Designing the 2015 Home

In the October issue of Homebuilding & Renovating magazine Charlie’s column explains how to approach the art of contemporary design.

If you wanted to build a modern home very much of its time, what would you do? Architectural designer and TV expert Charlie Luxton explains how to approach the art of the contemporary.

Will the 2015 home please stand up? Looking back at the early modernist masterpiece houses is a humbling experience. What is striking is that these early 20th-century buildings – 100 years old or so – still appear amazingly modern and relevant. Open plan living was coming into trend in the 1910s houses of Adolf Loos, and Corbusier and Frank Lloyd Wright were perfecting organic architecture and machines for living in the 1920s. Mies van der Rohe had sliding walls of glass and stripped minimalism in the ’30s. The Eames House of the ’40s was embracing mass-production and had already moved beyond modernist bombast and dogmatic aesthetics.

Surveying this pantheon of buildings, it is easy to wonder exactly what has moved on in the last 60 years — and that perhaps designers have all been doing cover versions ever since. However, there are issues and ideas being tackled by housing in 2015 that make them very specific to now. A number of trends can be seen in home design today that show where we are advancing and challenging the masters of the past.

Contextualism

Place and context have become an increasingly important concept in modern housing. The big criticism of much 20th-century house design is that it ignores local building styles and the important narrative roles houses play in the feel of a town or village. Limited availability of materials traditionally meant there was a unity of appearance to housing, often dominated by a local stone or brick. Modern transportation broke that relationship and the result has not always been positive. Buildings are not like cars, chairs or almost any other product. They do not move and therefore need to relate to their surroundings in a permanent and unique way. The best 2015 homes have a much stronger relationship to their surroundings through their materials, details and style. This contemporary vernacular is not about mimicking or copying (much as the planners want us to) but bringing together the specific character of a place and its buildings with those of your new home. There are so many wonderful design ideas to reference in the vernacular buildings of the UK, that starting from scratch with no reference to them seems so last century.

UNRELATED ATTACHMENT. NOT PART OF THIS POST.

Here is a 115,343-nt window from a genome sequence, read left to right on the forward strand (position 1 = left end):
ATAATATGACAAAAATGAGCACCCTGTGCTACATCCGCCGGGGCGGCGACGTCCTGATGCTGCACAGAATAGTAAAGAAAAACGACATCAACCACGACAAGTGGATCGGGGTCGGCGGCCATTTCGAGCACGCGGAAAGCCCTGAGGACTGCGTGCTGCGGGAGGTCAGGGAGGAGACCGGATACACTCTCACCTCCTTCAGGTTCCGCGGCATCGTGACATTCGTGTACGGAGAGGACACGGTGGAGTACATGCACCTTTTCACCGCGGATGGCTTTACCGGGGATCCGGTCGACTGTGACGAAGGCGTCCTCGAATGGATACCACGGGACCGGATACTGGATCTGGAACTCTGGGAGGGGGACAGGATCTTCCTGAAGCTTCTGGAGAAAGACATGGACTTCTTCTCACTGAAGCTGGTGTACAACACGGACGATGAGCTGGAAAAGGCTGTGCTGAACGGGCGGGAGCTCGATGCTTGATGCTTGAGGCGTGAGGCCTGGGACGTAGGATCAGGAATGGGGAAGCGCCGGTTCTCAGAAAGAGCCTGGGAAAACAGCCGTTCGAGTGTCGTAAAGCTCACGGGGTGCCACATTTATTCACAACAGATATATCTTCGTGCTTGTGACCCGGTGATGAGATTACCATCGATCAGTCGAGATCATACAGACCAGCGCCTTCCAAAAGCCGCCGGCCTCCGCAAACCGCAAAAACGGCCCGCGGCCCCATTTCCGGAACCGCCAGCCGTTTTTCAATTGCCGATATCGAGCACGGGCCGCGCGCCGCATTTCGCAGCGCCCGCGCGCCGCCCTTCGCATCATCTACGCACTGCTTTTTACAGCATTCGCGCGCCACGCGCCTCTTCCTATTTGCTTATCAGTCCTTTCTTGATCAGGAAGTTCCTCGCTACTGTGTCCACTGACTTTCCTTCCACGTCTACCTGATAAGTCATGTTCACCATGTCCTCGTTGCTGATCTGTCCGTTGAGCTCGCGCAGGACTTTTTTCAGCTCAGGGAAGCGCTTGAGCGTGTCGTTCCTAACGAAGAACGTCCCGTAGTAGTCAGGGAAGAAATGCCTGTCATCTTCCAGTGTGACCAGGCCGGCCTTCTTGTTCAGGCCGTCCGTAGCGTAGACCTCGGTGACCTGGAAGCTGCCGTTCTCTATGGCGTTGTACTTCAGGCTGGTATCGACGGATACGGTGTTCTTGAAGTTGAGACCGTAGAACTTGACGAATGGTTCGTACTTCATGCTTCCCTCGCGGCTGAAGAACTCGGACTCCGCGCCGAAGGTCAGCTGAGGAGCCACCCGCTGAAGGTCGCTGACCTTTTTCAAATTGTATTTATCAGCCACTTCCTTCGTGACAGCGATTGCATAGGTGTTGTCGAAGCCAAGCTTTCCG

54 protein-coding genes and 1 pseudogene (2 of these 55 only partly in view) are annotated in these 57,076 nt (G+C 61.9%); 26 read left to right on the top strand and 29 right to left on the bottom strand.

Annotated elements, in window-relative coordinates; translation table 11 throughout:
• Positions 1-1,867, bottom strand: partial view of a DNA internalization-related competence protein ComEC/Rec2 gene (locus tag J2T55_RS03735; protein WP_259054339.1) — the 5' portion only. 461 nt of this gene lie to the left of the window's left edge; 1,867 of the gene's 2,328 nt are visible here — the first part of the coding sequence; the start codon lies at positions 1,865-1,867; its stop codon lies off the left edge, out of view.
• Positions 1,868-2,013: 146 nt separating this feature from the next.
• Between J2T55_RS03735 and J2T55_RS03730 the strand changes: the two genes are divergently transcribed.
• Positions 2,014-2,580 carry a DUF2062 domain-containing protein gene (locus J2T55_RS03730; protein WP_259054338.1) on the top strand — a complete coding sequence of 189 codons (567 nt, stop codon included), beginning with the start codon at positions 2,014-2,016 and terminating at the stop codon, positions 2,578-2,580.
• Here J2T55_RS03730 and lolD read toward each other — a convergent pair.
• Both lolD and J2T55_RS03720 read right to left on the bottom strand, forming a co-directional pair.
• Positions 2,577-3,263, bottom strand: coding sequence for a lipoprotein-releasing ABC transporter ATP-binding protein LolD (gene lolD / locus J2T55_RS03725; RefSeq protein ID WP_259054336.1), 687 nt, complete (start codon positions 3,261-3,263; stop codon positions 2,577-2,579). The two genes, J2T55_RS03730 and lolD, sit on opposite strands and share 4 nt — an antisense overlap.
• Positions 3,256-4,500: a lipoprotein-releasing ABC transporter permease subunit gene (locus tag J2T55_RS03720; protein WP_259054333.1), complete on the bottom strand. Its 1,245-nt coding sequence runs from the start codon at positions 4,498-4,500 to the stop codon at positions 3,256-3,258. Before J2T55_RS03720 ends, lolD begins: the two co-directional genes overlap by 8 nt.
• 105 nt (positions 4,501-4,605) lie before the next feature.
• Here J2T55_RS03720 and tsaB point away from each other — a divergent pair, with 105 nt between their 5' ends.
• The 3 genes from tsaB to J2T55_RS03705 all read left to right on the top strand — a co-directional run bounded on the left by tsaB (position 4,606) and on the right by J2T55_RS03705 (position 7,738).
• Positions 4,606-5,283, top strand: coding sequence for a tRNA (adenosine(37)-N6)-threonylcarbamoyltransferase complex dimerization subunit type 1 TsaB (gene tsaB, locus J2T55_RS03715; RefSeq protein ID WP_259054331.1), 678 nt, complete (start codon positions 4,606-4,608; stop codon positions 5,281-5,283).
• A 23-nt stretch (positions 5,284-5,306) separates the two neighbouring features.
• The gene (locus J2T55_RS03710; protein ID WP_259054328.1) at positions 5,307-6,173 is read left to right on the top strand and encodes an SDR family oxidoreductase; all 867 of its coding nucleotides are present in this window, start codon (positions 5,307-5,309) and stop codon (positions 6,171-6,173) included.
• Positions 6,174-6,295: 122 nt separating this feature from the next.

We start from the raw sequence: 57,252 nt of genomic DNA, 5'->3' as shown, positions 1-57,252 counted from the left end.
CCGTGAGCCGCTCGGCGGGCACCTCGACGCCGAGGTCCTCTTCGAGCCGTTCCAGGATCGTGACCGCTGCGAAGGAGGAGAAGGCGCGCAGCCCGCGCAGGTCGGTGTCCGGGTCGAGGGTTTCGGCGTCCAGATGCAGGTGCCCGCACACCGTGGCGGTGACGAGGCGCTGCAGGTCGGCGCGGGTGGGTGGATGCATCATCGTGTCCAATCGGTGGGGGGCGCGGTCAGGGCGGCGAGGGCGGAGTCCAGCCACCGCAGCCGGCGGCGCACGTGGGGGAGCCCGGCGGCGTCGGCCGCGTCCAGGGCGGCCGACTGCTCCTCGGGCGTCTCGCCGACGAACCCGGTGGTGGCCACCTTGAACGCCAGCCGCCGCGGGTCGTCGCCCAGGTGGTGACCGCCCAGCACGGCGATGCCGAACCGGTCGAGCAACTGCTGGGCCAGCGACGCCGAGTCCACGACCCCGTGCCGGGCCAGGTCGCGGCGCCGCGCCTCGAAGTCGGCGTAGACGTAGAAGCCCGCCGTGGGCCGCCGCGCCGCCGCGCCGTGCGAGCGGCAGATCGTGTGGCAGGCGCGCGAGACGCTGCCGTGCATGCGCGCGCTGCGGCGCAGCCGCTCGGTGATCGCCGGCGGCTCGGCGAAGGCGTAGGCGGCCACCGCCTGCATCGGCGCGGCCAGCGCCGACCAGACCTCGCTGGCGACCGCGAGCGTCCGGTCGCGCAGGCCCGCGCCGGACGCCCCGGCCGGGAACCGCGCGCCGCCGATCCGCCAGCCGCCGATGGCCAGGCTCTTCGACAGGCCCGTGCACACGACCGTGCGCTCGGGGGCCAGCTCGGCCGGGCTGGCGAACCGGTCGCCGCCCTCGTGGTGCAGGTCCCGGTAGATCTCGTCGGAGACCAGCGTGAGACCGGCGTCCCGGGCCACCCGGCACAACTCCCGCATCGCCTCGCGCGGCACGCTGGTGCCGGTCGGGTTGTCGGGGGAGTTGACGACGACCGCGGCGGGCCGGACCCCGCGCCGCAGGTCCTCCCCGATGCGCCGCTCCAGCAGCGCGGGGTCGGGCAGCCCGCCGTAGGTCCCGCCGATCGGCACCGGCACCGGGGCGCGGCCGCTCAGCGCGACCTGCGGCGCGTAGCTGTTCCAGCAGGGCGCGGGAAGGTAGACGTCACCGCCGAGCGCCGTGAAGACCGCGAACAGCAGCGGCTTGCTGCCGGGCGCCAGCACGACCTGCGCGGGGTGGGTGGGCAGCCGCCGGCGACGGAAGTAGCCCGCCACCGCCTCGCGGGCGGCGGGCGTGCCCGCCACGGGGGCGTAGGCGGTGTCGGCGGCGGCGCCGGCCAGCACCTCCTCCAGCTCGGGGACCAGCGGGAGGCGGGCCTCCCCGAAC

Low Maintenance